What was most important to us from the start of this was getting in a long term lease. We wanted to be sure that if we were to take the 1.5 year sublease, we would be able to renew the lease when it was up so we weren’t building up just to tear down. We asked the sublessor (as we were instructed to do with any questions) and she said it would not be a problem.

However, after we signed the sublease and spoke with the property manager, we found out this wasn’t the case. Whattayaknow. The only way out of the situation was for her to move us to a bigger unit (at about double the price for space we really didn’t need), but only if the original tenant would take our unit back. Why in the world would she take the unit back after she just washed her hands of it?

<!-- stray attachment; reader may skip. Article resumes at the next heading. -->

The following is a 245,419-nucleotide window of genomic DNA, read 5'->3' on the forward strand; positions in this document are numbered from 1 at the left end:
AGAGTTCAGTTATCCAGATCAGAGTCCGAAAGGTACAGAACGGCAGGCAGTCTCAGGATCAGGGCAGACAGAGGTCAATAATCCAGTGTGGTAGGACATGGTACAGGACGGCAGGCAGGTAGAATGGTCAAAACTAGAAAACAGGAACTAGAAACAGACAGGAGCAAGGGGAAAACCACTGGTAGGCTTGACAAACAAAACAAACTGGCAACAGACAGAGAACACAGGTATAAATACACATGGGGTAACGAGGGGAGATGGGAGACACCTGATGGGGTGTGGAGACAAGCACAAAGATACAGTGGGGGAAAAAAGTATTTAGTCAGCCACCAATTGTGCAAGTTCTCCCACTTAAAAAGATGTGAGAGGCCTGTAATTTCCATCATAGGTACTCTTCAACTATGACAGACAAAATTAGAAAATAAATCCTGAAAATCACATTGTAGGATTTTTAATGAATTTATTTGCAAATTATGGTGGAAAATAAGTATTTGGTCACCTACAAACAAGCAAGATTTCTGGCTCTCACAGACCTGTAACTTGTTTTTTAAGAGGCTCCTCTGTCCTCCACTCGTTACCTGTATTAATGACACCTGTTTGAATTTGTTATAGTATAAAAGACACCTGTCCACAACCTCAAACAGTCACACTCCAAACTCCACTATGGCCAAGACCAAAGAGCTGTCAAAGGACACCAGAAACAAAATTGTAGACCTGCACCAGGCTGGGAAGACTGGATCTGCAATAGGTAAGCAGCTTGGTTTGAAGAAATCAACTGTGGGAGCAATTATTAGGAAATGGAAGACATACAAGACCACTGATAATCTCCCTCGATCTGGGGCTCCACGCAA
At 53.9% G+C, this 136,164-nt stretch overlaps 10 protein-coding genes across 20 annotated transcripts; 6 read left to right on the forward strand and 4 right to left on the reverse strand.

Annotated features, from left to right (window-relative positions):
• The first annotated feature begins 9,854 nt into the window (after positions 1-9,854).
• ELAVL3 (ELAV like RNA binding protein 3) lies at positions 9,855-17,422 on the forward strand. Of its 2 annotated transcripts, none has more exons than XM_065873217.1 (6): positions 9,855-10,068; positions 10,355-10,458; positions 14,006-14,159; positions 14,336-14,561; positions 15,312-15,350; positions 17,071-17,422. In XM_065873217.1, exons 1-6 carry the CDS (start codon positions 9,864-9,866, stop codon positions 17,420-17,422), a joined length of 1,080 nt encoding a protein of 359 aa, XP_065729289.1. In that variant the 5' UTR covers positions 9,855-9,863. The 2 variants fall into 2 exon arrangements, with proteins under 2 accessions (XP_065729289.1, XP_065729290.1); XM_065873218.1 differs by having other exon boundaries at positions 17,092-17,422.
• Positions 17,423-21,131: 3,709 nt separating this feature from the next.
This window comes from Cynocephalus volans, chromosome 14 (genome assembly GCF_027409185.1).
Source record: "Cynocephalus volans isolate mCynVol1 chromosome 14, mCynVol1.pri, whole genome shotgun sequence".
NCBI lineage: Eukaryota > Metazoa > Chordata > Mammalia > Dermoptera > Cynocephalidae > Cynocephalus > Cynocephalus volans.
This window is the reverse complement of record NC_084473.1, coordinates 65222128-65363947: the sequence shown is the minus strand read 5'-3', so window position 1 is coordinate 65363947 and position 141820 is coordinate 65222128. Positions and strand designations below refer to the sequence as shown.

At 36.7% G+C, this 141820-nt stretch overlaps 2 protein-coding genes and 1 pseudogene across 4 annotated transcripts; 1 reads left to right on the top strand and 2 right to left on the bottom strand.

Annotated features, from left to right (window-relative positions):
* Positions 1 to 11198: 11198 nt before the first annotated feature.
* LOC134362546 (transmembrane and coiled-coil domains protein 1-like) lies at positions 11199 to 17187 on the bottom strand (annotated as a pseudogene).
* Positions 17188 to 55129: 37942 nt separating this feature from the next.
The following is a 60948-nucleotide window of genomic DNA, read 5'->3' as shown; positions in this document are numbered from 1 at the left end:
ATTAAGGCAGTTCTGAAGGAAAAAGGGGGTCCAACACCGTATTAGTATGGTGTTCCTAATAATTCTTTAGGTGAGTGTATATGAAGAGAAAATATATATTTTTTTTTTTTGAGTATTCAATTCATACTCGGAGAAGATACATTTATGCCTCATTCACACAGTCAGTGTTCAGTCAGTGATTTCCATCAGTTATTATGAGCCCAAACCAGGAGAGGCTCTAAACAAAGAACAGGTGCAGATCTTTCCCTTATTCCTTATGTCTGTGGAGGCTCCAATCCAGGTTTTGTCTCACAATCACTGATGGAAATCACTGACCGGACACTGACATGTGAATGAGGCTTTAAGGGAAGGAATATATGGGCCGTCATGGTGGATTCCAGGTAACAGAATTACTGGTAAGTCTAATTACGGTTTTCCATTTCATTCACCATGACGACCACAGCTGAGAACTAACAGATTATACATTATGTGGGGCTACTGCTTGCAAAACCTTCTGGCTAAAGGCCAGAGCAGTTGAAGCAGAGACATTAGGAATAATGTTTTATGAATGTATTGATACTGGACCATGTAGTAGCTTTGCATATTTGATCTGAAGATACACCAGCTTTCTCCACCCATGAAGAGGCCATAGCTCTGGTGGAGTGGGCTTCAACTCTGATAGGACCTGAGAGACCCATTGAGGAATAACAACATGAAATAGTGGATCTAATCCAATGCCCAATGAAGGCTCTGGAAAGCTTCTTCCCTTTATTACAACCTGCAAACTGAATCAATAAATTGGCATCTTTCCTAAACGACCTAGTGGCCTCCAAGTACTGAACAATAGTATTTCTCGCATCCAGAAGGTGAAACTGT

But after a lot of back and forth and crunching numbers, we decided that even if we had to tear down what was built in 1.5 years, we would still be money ahead in a better studio than our current North Hollywood location. This is good to know I guess. 

Construction…is Expensive

The construction of this studio is a slippery slope all around. On one hand, we need a studio that is uncompromised in order to work at an exceptional level sonically, most importantly to attract labels and potential clients, etc, but we can’t empty the accounts because where will that leave us in 1.5 years? Tearing down an amazing studio that cost a ton to build.

Oh that reminds me, the company accounts. Everyone is working on the side just to keep enough gas in the tank for us to push onward. Basically, we are going balls deep. With all that said, I cannot get the image of tearing it all down in a year and a half out of my head. It’s truly frightening. Also, it’s been brought to my attention how much acoustic paneling costs. My life savings is basically worth 1 acoustic panel. Neato.